America’s retrencher in chief

It's time for the same Obama who spoke so eloquently of a post-partisan era, to shelve the politics and formulate a proper response to the ongoing debacle in Iraq

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Obama waves goodbye to the world?
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Taylor Dibbert
On 23 June 2014 20:26

Having recently finished Stephen Sestanovich’s excellent new book, Maximalist: America in the World from Truman to Obama, I’ve been reminded that retrenchment in U.S. foreign policy is nothing new.

Indeed, an ambitious America has often engaged in ‘maximalism’ and subsequently overextended itself. This had led to periods of retrenchment – the process has occurred on at least three occasions since 1945; the period examined by Sestanovich.

Sestanovich is a talented writer and his analysis is consistently nonpartisan. What’s more, the book is a fascinating examination of American foreign policy since the conclusion of World War II and a must-read for anyone interested in Washington’s role in global affairs during the past seven decades.

(Full disclosure: I was a student of his in graduate school and participated in his seminar ‘The U.S. Role in World Affairs’ at Columbia University).

The book left me reflecting on America’s current period of retrenchment and when Washington (and the American public) might snap out of it.

Mr. Obama, America’s latest retrenchment president, just wants Iraq (and Syria) to go away. After all, he didn’t seek the presidency so that he could fight foreign wars or double-down on the excesses of the George W. Bush administration. Unfortunately, there’s plenty of polling which suggests that the American people are equally uninterested in a more assertive role for Washington on the world stage.

This brings us to Mr. Obama’s June 19th press conference about the ongoing crisis in Iraq. Mr. Obama appeared tired and fed up with the whole thing. It’s no secret that talking about problems in Iraq is one of the last things he’d like to be doing and the president didn’t see any reason to hide those feelings that day. Even though Mr. Obama wasn’t all that specific, he made it clear that “American forces will not be returning to combat in Iraq.”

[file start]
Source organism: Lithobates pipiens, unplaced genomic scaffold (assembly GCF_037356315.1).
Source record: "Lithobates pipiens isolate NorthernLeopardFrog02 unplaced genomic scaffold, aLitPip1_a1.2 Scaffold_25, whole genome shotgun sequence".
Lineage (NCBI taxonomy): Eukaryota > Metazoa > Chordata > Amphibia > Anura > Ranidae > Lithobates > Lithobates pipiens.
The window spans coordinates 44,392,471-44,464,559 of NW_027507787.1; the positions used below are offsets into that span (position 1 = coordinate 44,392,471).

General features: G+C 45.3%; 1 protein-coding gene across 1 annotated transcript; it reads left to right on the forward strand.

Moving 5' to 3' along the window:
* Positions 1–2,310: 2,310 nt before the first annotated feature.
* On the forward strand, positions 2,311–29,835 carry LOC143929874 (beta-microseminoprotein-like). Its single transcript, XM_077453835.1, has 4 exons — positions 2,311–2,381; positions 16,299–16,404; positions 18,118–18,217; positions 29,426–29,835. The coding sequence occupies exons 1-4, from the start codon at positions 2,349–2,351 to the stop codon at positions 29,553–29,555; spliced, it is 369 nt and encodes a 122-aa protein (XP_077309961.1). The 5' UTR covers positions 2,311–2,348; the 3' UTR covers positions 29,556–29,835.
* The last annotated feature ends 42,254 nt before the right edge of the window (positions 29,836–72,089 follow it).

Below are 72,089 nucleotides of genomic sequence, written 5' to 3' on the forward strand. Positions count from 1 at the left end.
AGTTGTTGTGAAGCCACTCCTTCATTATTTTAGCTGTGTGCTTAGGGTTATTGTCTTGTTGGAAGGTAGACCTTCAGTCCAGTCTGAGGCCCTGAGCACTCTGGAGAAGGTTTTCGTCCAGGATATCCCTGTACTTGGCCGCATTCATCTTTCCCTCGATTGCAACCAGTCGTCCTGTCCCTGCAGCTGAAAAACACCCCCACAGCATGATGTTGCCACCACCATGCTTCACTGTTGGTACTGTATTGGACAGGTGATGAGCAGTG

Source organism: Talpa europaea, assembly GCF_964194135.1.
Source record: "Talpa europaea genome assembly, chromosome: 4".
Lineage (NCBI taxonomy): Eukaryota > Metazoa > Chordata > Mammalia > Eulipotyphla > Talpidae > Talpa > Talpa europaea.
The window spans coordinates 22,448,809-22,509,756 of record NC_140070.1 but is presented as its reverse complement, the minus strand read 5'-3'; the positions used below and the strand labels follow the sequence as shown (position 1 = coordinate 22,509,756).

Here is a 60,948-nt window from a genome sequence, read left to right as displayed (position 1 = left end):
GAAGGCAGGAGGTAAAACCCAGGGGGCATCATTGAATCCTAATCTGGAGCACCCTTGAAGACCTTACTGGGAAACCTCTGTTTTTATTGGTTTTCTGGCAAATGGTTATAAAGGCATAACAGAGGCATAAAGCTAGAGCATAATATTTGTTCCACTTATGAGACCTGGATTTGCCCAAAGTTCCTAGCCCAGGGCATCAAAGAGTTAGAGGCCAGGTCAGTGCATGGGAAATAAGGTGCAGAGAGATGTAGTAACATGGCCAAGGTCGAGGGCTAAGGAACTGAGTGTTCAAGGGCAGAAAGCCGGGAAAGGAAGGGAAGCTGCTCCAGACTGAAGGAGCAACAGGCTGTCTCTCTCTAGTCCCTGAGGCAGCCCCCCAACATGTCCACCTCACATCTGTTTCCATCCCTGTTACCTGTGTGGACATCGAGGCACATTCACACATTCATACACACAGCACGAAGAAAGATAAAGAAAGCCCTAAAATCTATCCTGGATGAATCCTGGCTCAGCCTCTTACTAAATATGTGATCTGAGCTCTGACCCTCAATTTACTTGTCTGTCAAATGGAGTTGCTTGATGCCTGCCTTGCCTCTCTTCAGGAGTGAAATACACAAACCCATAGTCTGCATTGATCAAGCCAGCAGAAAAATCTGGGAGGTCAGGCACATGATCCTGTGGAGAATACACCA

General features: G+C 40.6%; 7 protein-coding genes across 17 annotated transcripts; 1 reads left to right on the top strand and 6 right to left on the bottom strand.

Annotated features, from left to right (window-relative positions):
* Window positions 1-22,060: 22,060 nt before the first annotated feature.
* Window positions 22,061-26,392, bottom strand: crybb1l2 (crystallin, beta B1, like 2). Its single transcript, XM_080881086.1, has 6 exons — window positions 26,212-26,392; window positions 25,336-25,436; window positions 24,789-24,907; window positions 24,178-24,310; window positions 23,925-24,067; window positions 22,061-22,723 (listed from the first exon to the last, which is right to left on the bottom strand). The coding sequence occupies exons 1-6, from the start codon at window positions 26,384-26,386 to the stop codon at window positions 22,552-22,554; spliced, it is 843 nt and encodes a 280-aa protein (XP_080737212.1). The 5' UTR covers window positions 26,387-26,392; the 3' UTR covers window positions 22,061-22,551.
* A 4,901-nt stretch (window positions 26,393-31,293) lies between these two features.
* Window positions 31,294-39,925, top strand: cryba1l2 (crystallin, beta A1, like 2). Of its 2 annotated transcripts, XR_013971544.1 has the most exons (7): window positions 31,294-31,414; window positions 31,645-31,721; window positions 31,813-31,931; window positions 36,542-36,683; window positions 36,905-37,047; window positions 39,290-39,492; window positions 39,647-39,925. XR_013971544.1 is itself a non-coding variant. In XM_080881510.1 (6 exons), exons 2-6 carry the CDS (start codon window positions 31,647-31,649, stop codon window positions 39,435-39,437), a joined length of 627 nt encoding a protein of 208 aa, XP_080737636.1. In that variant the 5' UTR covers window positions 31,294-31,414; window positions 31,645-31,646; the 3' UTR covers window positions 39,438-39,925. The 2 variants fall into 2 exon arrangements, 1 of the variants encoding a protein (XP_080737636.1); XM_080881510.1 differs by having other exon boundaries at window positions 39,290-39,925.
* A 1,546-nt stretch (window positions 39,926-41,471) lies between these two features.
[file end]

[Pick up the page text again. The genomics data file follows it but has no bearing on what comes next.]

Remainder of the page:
The following words were among the last of the president’s prepared remarks:

But what’s clear from the last decade is the need for the United States to ask hard questions before we take action abroad, particularly military action. The most important question we should all be asking, the issue that we have to keep front and center, the issue that I keep front and center, is, what is in the national security interest of the United States of America? As commander in chief, that’s what I stay focused on. As Americans, that’s what all of us should be focused on.

The 2003 invasion of Iraq was a mistake and it would be unfair to say that the Obama administration bears all of the blame for the events that are currently transpiring. But it’s hard for Mr. Obama to argue that doing next to nothing in Iraq would be in America’s national security interests. We’ve seen what happens when terrorists are in control of large swathes of territory and radicalism goes unchecked.

It may be true that Washington simply doesn’t have sufficient intelligence to pursue airstrikes at the moment, but it’s hard to imagine a favorable outcome for the U.S. and its allies if we don’t do anything more than what Mr. Obama outlined last week.

Though difficult for Mr. Obama to digest, the Iraqis can’t fix this without significant international assistance and no one has emerged to replace Washington as the preeminent actor in world affairs.

Unfortunately, after watching Mr. Obama’s press conference on Thursday, one is forced to conclude that he still hopes that a multipolar world will manifest itself before he leaves the Oval Office and that burden-sharing will be truly equitable amongst Western nations and other allies.

If Mr. Obama ever faces reality, he’ll realise that sending a few hundred military advisers to Baghdad is an inadequate response. It’s time for the man who spoke so eloquently of a post-partisan era to shelve the politics and his own ideological constraints.

Only then will he be able to get on with the business of leading.

Taylor Dibbert is an international consultant based in Washington, D.C. and the author of the book Fiesta of Sunset: The Peace Corps, Guatemala and a Search for Truth

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